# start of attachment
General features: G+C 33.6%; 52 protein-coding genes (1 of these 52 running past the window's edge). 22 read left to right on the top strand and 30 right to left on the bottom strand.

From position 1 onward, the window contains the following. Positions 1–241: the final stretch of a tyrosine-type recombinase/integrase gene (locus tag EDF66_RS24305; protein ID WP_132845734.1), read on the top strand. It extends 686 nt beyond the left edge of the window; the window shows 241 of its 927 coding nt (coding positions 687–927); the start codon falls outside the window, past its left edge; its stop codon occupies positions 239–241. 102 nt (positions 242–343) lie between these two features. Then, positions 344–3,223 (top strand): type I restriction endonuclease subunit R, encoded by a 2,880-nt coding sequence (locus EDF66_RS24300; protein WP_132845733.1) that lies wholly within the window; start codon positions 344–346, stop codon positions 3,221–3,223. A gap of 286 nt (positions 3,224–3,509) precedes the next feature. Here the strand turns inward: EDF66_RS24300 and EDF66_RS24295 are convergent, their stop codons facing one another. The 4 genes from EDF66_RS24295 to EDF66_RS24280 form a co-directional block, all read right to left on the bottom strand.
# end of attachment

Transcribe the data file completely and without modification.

General features: G+C 33.6%; 52 protein-coding genes (1 of these 52 running past the window's edge). 22 read left to right on the top strand and 30 right to left on the bottom strand.

From position 1 onward, the window contains the following. Positions 1–241: the final stretch of a tyrosine-type recombinase/integrase gene (locus tag EDF66_RS24305; protein ID WP_132845734.1), read on the top strand. It extends 686 nt beyond the left edge of the window; the window shows 241 of its 927 coding nt (coding positions 687–927); the start codon falls outside the window, past its left edge; its stop codon occupies positions 239–241. 102 nt (positions 242–343) lie between these two features. Then, positions 344–3,223 (top strand): type I restriction endonuclease subunit R, encoded by a 2,880-nt coding sequence (locus EDF66_RS24300; protein WP_132845733.1) that lies wholly within the window; start codon positions 344–346, stop codon positions 3,221–3,223. A gap of 286 nt (positions 3,224–3,509) precedes the next feature. Here the strand turns inward: EDF66_RS24300 and EDF66_RS24295 are convergent, their stop codons facing one another. The 4 genes from EDF66_RS24295 to EDF66_RS24280 form a co-directional block, all read right to left on the bottom strand.